Embodying the Moral Code? Thirty Years of Final Girls in Slasher Films

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Abstract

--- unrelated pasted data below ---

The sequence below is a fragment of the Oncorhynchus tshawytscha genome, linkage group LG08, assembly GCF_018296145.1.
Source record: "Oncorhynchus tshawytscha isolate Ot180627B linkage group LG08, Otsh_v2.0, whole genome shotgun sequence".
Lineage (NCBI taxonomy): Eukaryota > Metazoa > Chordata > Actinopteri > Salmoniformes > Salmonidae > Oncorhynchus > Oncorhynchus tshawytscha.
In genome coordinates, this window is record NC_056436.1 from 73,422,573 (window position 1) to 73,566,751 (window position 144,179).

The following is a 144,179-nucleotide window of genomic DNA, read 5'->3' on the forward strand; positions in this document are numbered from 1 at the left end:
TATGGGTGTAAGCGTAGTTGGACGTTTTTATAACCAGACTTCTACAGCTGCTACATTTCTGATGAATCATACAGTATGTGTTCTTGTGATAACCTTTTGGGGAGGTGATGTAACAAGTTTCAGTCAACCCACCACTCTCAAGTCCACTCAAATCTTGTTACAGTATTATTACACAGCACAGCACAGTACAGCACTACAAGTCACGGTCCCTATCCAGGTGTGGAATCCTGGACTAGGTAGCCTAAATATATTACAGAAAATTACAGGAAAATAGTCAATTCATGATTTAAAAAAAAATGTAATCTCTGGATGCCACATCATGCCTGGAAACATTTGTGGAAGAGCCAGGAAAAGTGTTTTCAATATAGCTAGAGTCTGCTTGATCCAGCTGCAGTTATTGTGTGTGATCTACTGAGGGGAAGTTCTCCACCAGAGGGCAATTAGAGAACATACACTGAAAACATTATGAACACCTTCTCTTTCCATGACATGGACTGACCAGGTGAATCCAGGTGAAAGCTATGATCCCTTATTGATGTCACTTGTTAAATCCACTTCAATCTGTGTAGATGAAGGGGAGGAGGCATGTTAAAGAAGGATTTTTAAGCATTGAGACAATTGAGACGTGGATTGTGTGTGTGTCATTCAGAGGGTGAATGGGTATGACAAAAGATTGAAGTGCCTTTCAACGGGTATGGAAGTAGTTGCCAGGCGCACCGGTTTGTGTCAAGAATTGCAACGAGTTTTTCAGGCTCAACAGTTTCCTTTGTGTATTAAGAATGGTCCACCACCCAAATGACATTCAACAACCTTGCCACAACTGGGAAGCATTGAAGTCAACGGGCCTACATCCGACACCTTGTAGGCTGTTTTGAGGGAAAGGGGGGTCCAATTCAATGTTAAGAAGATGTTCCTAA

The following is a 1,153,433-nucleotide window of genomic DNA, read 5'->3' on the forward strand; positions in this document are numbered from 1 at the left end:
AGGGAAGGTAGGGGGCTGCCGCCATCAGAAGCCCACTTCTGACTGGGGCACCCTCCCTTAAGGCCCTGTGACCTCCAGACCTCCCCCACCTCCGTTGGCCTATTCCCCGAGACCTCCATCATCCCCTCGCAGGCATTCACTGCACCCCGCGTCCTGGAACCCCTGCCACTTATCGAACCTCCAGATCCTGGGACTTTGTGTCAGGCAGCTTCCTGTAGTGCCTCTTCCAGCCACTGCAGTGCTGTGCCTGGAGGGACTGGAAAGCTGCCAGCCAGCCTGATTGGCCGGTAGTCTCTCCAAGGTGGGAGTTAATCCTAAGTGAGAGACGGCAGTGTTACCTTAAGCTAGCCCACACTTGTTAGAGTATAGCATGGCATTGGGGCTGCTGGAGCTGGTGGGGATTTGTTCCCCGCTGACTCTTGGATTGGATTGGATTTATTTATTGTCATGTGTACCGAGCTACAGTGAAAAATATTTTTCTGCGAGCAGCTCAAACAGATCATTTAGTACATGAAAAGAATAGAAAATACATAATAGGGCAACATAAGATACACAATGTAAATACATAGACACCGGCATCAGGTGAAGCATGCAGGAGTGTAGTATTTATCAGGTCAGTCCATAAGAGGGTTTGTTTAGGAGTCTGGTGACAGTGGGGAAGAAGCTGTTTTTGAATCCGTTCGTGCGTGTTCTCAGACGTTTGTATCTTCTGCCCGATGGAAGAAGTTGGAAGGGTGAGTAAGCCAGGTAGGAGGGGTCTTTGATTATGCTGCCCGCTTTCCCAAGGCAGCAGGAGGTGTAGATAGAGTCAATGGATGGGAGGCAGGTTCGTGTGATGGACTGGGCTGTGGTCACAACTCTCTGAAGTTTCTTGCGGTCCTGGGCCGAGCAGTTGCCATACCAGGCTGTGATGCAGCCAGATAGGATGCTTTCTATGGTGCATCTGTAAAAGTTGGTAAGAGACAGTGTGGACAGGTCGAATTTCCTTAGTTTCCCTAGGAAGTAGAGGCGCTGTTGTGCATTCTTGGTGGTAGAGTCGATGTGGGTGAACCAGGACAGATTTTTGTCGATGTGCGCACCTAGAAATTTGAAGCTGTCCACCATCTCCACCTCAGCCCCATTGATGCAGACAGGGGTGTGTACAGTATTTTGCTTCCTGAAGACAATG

The slasher film is a subgenre of horror characterized by suspenseful scenes emphasizing victims’ fear of an antagonist and depicting graphic violence. A well-recognized characteristic of the slasher formula is the potential for viewers to quickly predict the fate of each character. Slasher films are thought to include a character known as the Final Girl who, by virtue of her refusal to engage in licentious behavior, is rewarded with survival. Although books and essays have advanced hypotheses regarding the characteristics of the Final Girl, empirical analysis has been lacking. We predicted that Final Girls would be more likely than other female characters to adhere to the traditional sexual script (e.g., less likely to engage in sexual behavior or wear revealing clothing), to exhibit prosocial behavior (i.e., the Just World Theory), and to demonstrate agency (e.g., fight behaviors). A quantitative content analysis of the 10 highest-grossing slasher films of each of the past three decades (i.e., 30 films with 226 primary characters) was performed. Relative to other female characters, Final Girls were more likely to be rated as attractive, were less likely to be shown nude or engaging in significant onscreen sexual behavior, demonstrated more prosocial behaviors as well as more agentic survival-oriented behaviors against the antagonist, and were more likely to demonstrate an androgynous gender role. Exploratory analyses of the characteristics of surviving male characters (Final Boys) are also presented. Implications of these findings for widespread cultural beliefs about women, men, and the traditional sexual script are considered.

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